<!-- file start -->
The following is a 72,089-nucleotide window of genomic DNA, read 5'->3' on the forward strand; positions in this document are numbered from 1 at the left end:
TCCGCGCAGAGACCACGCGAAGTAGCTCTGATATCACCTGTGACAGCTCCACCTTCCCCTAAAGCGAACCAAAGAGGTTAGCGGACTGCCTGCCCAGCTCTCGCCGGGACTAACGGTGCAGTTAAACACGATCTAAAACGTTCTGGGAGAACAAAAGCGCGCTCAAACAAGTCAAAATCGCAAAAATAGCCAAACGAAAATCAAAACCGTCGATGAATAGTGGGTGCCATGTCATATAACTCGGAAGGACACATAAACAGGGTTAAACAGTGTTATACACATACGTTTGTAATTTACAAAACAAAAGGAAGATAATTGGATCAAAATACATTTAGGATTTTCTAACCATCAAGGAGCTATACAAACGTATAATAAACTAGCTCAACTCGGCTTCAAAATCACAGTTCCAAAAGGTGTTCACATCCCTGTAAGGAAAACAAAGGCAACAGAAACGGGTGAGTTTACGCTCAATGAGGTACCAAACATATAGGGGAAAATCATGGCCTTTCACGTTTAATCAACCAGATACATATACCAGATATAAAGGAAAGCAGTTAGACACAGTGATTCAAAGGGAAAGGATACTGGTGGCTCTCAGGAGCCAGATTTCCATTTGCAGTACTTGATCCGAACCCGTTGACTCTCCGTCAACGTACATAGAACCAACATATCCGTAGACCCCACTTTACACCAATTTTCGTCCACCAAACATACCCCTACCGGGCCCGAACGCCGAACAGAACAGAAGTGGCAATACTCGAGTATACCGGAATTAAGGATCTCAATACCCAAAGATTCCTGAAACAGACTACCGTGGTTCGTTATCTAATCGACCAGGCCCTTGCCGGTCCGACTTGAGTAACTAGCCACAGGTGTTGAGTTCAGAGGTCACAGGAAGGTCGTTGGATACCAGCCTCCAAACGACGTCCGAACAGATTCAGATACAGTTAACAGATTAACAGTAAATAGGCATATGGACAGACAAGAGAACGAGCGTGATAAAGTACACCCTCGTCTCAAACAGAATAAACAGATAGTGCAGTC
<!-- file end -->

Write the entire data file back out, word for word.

The following is a 72,089-nucleotide window of genomic DNA, read 5'->3' on the forward strand; positions in this document are numbered from 1 at the left end:
TCCGCGCAGAGACCACGCGAAGTAGCTCTGATATCACCTGTGACAGCTCCACCTTCCCCTAAAGCGAACCAAAGAGGTTAGCGGACTGCCTGCCCAGCTCTCGCCGGGACTAACGGTGCAGTTAAACACGATCTAAAACGTTCTGGGAGAACAAAAGCGCGCTCAAACAAGTCAAAATCGCAAAAATAGCCAAACGAAAATCAAAACCGTCGATGAATAGTGGGTGCCATGTCATATAACTCGGAAGGACACATAAACAGGGTTAAACAGTGTTATACACATACGTTTGTAATTTACAAAACAAAAGGAAGATAATTGGATCAAAATACATTTAGGATTTTCTAACCATCAAGGAGCTATACAAACGTATAATAAACTAGCTCAACTCGGCTTCAAAATCACAGTTCCAAAAGGTGTTCACATCCCTGTAAGGAAAACAAAGGCAACAGAAACGGGTGAGTTTACGCTCAATGAGGTACCAAACATATAGGGGAAAATCATGGCCTTTCACGTTTAATCAACCAGATACATATACCAGATATAAAGGAAAGCAGTTAGACACAGTGATTCAAAGGGAAAGGATACTGGTGGCTCTCAGGAGCCAGATTTCCATTTGCAGTACTTGATCCGAACCCGTTGACTCTCCGTCAACGTACATAGAACCAACATATCCGTAGACCCCACTTTACACCAATTTTCGTCCACCAAACATACCCCTACCGGGCCCGAACGCCGAACAGAACAGAAGTGGCAATACTCGAGTATACCGGAATTAAGGATCTCAATACCCAAAGATTCCTGAAACAGACTACCGTGGTTCGTTATCTAATCGACCAGGCCCTTGCCGGTCCGACTTGAGTAACTAGCCACAGGTGTTGAGTTCAGAGGTCACAGGAAGGTCGTTGGATACCAGCCTCCAAACGACGTCCGAACAGATTCAGATACAGTTAACAGATTAACAGTAAATAGGCATATGGACAGACAAGAGAACGAGCGTGATAAAGTACACCCTCGTCTCAAACAGAATAAACAGATAGTGCAGTC